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Safe Sex: The Millennial Problem

Story By: Samantha Domingo, News Editor

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With so much information at our fingertips, why is safe sex still an issue in practice?

Romance was just a swipe away for Louis, a 22-year-old student at Fresno City College. Fresh out of a long-term, serious relationship, Louis knew that he wasn’t looking for love, but rather, someone to pass the time with.

He took to the dating app Tinder and eventually met Ava, a 21-year-old student, whom he hit it off with fairly quickly. The two exchanged numbers and began texting, eventually sending each other risque photos and sexting. The next day, they met at his apartment, and after a few drinks to loosen up, they had sex.

In the heat of the moment, Louis and Ava were reluctant to stop to get a condom, and instead engaged in unprotected sex. Louis’ case is like many others’ his age: a shocking amount of millennials don’t use condoms all of the time.

According to the 2017 SKYN Condoms Millennial Sex Survey, 60 percent of millennials who are currently in college (age 18-24) are having sex at least once a week, but only 54 percent of them are using condoms “always” or “most of the time.”

College provides a great opportunity for young adults to experiment with sex. For those who choose to experiment, practicing safe sex is common knowledge. So why is it that only a little over half of college students use condoms consistently and effectively?

“Of course sex feels better without them [condoms], but it’s still important to use them nevertheless,” said Josh, a 22-year-old FCC student. “Although if I do end up in a serious relationship with someone I trust, I’ll eventually stop using condoms with them.”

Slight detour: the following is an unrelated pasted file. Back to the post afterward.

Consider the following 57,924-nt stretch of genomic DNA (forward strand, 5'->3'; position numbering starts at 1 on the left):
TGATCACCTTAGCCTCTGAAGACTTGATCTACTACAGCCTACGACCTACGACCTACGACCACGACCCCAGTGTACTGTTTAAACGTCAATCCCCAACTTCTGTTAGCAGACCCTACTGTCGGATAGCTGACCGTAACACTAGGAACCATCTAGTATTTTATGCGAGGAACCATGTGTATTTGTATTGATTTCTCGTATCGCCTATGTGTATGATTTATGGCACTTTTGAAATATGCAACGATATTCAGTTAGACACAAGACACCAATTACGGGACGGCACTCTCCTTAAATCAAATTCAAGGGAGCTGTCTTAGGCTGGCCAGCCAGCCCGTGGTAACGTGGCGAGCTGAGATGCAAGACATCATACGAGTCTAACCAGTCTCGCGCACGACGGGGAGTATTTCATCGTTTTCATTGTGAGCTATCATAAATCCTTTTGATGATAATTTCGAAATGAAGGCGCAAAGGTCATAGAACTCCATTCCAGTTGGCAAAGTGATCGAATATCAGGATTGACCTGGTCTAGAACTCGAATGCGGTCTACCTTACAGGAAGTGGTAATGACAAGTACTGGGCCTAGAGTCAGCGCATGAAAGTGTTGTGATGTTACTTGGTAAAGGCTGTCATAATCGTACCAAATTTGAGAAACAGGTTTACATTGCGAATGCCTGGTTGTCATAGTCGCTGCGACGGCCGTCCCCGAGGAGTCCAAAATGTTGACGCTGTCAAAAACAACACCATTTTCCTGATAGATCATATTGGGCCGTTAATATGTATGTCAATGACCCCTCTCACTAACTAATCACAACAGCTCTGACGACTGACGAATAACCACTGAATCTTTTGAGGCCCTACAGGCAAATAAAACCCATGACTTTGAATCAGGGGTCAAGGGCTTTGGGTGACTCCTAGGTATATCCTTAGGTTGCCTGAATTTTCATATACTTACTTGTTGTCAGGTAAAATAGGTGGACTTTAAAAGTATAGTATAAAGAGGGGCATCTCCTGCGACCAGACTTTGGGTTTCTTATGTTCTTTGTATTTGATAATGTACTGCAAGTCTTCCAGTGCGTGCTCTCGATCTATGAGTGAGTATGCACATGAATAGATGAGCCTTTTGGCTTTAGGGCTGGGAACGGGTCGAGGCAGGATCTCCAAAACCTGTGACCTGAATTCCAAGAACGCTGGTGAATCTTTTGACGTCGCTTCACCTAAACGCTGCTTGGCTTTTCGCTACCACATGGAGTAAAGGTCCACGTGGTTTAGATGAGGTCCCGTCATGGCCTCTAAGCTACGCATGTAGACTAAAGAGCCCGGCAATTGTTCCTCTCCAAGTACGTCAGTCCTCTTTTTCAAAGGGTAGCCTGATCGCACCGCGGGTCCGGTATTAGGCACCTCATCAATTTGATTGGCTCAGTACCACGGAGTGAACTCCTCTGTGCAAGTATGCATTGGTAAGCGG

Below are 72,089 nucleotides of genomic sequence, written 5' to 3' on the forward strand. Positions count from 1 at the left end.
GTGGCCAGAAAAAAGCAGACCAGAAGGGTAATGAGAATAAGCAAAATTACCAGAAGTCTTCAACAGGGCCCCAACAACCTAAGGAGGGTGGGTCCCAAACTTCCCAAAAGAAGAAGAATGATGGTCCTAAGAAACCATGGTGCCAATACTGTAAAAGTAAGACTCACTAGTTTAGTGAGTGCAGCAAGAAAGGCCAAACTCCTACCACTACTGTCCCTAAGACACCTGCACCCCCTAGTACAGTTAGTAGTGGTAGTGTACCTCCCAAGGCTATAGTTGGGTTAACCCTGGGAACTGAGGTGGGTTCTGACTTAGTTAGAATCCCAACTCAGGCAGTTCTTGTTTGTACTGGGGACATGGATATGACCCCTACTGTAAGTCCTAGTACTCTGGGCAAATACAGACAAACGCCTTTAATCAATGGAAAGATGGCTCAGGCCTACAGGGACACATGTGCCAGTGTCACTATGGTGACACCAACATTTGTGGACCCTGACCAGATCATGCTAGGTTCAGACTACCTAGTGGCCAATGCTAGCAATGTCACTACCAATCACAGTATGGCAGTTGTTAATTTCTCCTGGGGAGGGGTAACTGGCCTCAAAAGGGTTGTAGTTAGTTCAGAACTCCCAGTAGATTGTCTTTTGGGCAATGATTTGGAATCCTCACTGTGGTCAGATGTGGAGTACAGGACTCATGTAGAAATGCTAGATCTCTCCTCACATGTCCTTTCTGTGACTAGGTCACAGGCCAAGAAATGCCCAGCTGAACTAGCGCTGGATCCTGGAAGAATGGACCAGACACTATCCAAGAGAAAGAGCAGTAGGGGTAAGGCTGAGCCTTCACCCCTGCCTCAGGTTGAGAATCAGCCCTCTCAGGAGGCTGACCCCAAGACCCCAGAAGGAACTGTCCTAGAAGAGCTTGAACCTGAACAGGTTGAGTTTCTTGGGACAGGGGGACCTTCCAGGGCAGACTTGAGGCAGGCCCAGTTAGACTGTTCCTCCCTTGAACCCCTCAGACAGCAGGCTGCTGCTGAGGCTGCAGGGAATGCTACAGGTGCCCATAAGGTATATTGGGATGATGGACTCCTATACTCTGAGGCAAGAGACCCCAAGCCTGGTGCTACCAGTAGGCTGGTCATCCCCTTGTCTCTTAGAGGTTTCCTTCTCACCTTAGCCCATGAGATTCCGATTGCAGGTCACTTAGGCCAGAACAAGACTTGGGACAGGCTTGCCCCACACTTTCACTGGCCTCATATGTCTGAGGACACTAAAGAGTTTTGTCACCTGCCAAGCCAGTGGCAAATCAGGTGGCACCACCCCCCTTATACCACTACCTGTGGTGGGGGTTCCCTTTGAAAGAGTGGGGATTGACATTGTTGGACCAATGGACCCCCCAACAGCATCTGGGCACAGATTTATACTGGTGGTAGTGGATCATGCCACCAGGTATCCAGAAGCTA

Josh says that being in college has provided both a negative and positive outcome for his sex life. Although college has provided the opportunity to meet different people, many students are too busy to form a “real relationship” and opt for simply hooking up instead.

“It’s OK to sleep around and experiment with your sex life at this age,” said Shelby, a 20-year-old student at FCC. “I always use a condom if I’m sleeping with someone for the first time, even though I’m on birth control.”

Shelby claims that her high school did not offer an adequate sex education program, and the optional course was eventually phased out of the curriculum entirely. The same goes for Drew, a 21-year-old FCC student.

“I never really learned about all of the different kinds of birth control, other than condoms and the pill, until years after my high school sex ed class,” said Drew. “There’s a lot more that I’ve learned in experimenting and just going through life.”

According to a recent Public Religion Research Institute research study, 23 percent of millennials report they did not have a sex education class in middle or high school.

Additionally, 37 percent of millennials say that sex education classes were not helpful to them in making decisions about sex and relationships.